SDE noise term equal to zero

Hi everyone,
I am dealing with a Stochastic Differential Equation which, in order to solve, I have divided in two:

I was wondering if it is correct to set the noise term equal to zero in the first equation, this is:

function Helmholtz(du,u,p,t)

du[1] = u[2]
du[2] = -d*u[2]-α*u[1]+β*u[1].^2

function σ_Helmholtz(du,u,p,t)
  du[1] = 0.0
  du[2] = 1.0

I know that matlab has issues with setting the delay=0 when using DDE solvers, I wonder if something similar occurs when setting the noise term=0 with a SDE solver. BTW, I am using the SRIW1() solver.

Thank you in advance for any help.

Yes, this is fine. You can treat it as diagonal noise with only one noise term. Making it scalar noise could be good as well, though maybe a hyperoptimization. Using a solver for additive noise processes would be a good idea here.

Thank you for the quick answer. It is interesting what you said about the solver. I’ve tried SOSRA, SRA3 and SRIW1. SRIW1 is by far the fastest of the three…

Was it more accurate?

What I can say is that I was using SRIW1 with reltol=1e-3,abstol=1e-6. SOSRA is too slow for those tolerance values. I tried SOSRA with the default tolerance values (which I assume are less restrictive) and it is very very fast then. I did 10.000 realizations of the process and the average results are quite similar to the ones using SRIW1 with reltol=1e-3,abstol=1e-6.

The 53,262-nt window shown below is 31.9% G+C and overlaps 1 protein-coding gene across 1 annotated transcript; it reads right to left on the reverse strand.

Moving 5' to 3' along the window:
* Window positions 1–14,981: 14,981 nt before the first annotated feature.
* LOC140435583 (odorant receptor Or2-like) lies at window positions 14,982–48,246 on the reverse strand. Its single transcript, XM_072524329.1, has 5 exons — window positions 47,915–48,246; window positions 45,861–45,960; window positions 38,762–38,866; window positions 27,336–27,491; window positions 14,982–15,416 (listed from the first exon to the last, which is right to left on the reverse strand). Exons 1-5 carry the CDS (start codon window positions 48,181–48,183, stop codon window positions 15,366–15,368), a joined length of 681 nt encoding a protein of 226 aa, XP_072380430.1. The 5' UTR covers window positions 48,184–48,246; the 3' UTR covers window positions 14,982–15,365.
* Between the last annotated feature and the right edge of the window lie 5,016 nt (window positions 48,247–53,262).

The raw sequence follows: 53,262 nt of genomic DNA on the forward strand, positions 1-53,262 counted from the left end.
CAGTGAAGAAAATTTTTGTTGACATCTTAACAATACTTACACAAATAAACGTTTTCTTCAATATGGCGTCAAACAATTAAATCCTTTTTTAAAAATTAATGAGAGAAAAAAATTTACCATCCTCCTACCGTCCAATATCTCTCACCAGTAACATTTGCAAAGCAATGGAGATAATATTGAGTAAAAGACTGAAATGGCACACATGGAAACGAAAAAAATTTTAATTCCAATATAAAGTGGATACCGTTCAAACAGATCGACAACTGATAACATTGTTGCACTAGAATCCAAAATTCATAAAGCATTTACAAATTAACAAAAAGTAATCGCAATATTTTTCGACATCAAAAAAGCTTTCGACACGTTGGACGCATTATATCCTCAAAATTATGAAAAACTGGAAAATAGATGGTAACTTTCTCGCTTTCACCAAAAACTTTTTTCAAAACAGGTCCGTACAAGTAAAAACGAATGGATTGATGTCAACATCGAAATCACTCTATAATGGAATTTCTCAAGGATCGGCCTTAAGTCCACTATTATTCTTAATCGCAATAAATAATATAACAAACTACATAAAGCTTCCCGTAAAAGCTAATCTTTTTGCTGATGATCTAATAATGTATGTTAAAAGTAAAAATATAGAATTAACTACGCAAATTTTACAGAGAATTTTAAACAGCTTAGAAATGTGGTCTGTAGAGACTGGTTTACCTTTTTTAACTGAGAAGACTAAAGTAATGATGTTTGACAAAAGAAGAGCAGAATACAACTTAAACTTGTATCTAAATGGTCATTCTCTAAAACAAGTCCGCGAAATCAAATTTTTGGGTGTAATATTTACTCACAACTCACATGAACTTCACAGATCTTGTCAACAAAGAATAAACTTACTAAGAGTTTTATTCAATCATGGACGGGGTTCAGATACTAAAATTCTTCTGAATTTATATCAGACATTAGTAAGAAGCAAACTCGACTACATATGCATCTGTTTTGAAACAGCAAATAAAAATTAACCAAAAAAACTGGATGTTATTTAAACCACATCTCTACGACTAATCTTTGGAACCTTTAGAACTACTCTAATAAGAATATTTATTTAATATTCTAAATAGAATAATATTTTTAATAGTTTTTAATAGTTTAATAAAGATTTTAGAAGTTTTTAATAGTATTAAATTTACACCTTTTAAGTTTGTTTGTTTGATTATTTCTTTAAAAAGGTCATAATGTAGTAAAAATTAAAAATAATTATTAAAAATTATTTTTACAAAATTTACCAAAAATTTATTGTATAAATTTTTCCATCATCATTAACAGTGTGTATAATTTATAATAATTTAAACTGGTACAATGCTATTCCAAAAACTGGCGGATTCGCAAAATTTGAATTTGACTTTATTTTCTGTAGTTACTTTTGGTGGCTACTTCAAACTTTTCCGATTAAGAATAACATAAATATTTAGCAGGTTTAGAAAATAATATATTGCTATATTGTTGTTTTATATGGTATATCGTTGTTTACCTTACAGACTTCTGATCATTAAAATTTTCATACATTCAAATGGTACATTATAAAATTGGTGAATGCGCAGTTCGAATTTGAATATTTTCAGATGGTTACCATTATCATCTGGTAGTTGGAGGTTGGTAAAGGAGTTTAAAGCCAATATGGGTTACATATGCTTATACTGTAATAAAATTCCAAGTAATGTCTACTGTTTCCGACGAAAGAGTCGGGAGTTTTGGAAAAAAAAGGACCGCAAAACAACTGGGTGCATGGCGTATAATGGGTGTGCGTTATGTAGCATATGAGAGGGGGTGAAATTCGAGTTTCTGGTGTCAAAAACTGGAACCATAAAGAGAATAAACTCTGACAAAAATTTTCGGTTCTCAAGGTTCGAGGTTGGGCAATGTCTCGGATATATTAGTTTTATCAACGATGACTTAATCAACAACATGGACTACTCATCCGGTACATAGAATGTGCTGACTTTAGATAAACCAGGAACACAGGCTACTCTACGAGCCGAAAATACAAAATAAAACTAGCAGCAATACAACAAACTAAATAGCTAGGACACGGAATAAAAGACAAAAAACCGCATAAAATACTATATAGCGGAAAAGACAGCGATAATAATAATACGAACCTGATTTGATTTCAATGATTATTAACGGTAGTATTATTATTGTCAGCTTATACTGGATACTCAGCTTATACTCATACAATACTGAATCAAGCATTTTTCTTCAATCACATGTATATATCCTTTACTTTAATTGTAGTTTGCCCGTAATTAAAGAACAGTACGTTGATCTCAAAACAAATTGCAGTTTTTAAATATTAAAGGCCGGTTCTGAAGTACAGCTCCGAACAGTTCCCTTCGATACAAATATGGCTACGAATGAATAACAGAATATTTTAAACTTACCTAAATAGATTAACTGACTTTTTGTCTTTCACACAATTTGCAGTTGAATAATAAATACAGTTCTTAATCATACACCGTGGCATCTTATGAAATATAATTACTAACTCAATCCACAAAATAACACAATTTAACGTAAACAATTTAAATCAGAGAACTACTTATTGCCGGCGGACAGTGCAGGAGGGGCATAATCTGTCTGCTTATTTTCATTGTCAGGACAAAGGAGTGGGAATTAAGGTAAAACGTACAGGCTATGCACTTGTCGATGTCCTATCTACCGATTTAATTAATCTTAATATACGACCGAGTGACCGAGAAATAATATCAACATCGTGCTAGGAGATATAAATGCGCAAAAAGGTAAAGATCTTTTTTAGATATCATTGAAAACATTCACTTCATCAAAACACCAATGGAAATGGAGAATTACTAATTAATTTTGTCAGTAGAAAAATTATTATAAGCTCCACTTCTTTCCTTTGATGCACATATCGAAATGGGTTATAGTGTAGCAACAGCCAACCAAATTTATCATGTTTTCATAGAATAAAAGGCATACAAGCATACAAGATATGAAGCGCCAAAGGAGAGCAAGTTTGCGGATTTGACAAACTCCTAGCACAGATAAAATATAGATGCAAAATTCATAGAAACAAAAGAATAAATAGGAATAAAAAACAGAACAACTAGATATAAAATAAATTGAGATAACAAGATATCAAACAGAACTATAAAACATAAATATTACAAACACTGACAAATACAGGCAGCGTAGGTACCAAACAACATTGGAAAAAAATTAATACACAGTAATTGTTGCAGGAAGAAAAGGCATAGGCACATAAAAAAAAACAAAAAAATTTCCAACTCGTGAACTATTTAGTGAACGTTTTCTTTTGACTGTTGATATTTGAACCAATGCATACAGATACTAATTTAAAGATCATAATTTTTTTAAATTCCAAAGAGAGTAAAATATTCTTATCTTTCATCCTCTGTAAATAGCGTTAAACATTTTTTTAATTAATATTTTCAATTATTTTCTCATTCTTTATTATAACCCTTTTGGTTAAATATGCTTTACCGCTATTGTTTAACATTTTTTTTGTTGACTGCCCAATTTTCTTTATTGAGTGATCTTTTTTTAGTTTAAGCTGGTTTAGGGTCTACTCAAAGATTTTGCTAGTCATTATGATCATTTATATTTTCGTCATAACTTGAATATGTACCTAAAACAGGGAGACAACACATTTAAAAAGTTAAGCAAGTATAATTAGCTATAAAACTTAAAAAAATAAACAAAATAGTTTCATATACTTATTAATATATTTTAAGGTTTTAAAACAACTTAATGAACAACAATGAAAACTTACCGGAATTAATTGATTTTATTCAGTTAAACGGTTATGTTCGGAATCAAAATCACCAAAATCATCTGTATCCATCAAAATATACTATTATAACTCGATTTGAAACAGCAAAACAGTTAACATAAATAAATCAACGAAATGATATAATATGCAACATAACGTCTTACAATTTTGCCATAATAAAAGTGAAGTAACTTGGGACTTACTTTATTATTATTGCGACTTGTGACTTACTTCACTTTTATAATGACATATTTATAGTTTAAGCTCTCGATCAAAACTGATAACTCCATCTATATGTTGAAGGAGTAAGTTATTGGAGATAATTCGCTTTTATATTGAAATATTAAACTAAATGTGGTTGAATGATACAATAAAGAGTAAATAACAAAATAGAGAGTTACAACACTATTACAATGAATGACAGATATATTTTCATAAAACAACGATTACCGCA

I am still working on an analitical solution for the SDE, so I can’t say which one is more accurate yet.

That’s extremely low for strong SDE error. The defaults on SDEs are noted to be 1e-2,1e-2.

Ok, I was reading your paper “Stability-Optimized High Order Methods and Stiffness Detection for Pathwise Stiff Stochastic Differential Equations” trying to understand this a little bit better.
I guess I’m safe using SOSRA with reltol=abstol=1e-2 (which is really fast). And if I ever need a lower tolerance I should use SRA3.

Yes. SOSRA can hit higher tolerances more safely because it has a much larger stability region, but SRA3 has a higher weak convergence rate which can be useful as tolerances decrease.

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